Perhaps we’ll need maniacs with a superb backhand, swiping aside the hordes of green-glowing grizzly birds and bees (who – having become tragically literate following the nuke’s increasing of their intelligences; have read all about the birds and the bees and find it cruel that the Great Green Creator should keep such elusive, vital and baffling info from them) as their whirl themselves towards our bunker as an alternative to the honey bees actually trying to mate with an ostrich and vice versa.
His disturbing affinity with whacking balls whilst grunting and then waiting for you to take your turn doing the same to him whilst he stares you down with furry green and white eyeballs, his very expensive European watch whirring at 100 miles per hour though all the number melted off, his pure white short shorts riding ever higher as the Tennis player grunts and swipes and screeches and then finally lets loose a different sound, one of such placid serenity that it undoes your trousers and shivers your spine:
Perhaps we won’t need a Tennis player in the bunker.
Not to mention the things they’ll do for a goblet (just give them the goblet).
When sitting down to write about Contemporary Art, there are two things to consider of the audience.
1: Prior to the first letter being inked (or in this case – pixelated), the reader will have dug their heels into the ground, before quickly whipping said heels off altogether and preparing to stab those stilettos between the authors eyebrows.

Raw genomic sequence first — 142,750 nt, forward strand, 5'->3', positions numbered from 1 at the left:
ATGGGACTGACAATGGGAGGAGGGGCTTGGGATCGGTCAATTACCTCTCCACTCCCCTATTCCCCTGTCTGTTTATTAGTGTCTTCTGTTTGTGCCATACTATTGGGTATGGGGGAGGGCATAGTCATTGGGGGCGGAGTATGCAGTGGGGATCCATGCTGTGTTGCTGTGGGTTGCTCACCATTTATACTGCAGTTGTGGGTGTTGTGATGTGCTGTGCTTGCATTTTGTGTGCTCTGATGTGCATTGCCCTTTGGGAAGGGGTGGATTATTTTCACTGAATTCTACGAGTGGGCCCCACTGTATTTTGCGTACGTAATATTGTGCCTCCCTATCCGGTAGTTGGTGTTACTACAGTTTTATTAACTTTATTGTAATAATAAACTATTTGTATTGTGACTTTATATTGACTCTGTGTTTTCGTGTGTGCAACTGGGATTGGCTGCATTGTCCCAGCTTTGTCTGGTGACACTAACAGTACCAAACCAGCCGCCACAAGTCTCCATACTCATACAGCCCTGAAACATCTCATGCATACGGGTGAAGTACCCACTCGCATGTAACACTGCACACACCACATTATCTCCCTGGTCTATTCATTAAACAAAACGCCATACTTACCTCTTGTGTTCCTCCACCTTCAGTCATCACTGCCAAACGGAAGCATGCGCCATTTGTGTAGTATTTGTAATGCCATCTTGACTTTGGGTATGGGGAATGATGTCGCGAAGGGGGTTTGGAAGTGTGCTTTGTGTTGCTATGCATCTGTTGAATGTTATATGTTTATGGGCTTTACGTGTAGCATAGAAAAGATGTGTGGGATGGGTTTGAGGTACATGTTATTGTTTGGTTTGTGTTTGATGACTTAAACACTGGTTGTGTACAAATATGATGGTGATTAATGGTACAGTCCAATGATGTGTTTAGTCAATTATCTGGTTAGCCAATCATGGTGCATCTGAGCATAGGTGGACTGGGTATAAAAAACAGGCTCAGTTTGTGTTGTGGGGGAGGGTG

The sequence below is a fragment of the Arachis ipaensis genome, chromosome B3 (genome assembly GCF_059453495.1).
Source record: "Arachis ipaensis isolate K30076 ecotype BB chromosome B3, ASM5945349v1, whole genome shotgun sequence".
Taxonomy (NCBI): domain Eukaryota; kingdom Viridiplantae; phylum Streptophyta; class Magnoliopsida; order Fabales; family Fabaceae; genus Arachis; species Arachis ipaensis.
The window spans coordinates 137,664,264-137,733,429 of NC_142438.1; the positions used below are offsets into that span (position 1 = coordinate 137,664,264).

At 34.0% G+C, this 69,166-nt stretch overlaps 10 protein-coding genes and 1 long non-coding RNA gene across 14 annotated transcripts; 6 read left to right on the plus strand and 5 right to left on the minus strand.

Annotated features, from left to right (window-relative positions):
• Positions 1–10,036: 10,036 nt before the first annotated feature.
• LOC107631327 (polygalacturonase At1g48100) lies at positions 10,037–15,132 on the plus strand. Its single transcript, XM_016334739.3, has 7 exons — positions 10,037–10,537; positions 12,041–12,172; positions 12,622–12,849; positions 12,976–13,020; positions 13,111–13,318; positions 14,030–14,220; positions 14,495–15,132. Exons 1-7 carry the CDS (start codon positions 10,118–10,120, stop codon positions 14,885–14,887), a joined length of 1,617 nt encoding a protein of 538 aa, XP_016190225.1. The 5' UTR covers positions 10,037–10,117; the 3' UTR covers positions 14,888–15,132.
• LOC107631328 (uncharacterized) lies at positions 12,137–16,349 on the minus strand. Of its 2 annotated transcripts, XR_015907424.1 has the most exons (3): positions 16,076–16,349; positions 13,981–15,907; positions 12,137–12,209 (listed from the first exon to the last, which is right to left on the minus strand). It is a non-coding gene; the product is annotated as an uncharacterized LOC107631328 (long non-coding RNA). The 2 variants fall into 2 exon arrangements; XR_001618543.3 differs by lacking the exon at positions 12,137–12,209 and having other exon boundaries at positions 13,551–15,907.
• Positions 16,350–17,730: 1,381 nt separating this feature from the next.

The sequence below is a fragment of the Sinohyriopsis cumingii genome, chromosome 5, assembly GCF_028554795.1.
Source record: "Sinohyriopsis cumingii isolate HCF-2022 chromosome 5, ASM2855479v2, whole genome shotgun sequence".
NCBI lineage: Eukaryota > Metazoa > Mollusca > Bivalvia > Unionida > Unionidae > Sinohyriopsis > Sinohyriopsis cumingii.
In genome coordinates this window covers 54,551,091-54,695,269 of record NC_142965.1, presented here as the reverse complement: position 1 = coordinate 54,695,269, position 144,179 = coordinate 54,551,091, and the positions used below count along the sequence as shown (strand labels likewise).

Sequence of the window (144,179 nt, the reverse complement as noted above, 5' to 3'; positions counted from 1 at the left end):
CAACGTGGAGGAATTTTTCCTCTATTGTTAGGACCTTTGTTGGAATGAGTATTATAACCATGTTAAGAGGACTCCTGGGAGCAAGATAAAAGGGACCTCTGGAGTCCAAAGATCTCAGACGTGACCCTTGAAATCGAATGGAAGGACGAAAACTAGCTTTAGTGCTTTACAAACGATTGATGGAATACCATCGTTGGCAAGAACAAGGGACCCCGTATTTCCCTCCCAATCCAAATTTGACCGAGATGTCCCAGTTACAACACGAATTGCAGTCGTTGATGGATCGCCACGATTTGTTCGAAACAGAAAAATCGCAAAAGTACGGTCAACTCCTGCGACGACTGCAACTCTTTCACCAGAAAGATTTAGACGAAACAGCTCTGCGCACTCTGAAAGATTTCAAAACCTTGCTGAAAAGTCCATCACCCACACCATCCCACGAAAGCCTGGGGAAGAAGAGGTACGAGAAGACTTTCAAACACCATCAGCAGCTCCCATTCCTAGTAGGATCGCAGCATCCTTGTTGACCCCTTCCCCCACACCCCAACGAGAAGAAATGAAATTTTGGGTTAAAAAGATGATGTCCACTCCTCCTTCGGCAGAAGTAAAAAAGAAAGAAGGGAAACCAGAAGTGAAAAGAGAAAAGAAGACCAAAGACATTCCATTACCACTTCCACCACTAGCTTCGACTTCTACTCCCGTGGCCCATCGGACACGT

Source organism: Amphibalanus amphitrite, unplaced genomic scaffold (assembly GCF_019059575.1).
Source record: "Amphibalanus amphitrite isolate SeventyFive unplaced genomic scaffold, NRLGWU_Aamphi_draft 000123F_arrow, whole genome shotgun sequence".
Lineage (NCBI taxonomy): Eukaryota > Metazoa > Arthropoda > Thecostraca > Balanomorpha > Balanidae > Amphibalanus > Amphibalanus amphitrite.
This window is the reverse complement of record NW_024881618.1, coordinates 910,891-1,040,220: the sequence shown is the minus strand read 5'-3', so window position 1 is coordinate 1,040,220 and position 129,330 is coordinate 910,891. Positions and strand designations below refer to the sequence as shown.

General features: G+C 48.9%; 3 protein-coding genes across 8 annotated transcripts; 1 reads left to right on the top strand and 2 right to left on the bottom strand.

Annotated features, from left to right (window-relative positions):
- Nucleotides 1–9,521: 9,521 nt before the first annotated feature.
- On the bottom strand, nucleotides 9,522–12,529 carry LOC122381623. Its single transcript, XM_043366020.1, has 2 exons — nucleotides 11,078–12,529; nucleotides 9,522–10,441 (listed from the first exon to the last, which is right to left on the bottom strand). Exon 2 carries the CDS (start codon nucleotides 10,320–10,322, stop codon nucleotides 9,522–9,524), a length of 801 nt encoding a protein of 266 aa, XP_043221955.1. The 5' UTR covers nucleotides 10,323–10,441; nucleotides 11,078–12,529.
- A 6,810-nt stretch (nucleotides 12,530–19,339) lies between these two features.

This is true of the coupled viewpoints on the matter, from the admirers of the form, to those who are adverse to it, or rather – in quote form: “How much?”, “Load of bollocks!” And “My two year old could’ve done that!”. (Indeed, then why didn’t your genius little two year old do it then and bring his postnatal worth up into the seven-figure bracket? Two years old and such an under-performing disappointment already…)
2: They’ve already gone.
Contemporary Art is to them confusing, accusatory, kind of funny, exceedingly odd, uncomfortable and alright-I-guess, to which is added the viewpoints of the above category and thereby making their lack of presence on the gallery floor more than understandable.
I’ve been all over the world and have walked into many an art gallery in my few years, so I feel I’ve a good handle on whether or not I’ve got a opinion on the matter.
And I’m pretty sure I’ve got an opinion on the matter.
And I’m about to share it with you.
Any second now.
There’s a great deal of art that floats my boat and splendid. Well done world. Good idea on all that art you did.
And some of the art I like provokes powerful emotions and thoughts within me, and that’s also fairly smashing.
When I take a good long look at the later work of Vincent Van Gogh, I am filled with a very sad understanding of the artist; who and how he was before his thoroughly documented end.
Of course I would, I believe, feel differently (indeed – potentially not feel at all) if I were unaware of the documented (by art historians via pen and Van Gogh himself via thick globules of emotive colour) decline of the artist as a fellow.
If it weren’t for my parents, some minor schooling and a jolly good book or two, I’d think ‘Sunflowers’ was but a painting of sunflowers and that ‘Starry Night’ was a painting of a village with low light pollution.
Had it not been for all that prior knowledge, I’d have no idea about that distinct hue of ‘I-want-to-shoot-myself blue’.
It’s the same with art in a gallery, particularly Contemporary Art.
There are two facets to Contemporary Art, as follows:
1. It looks cool.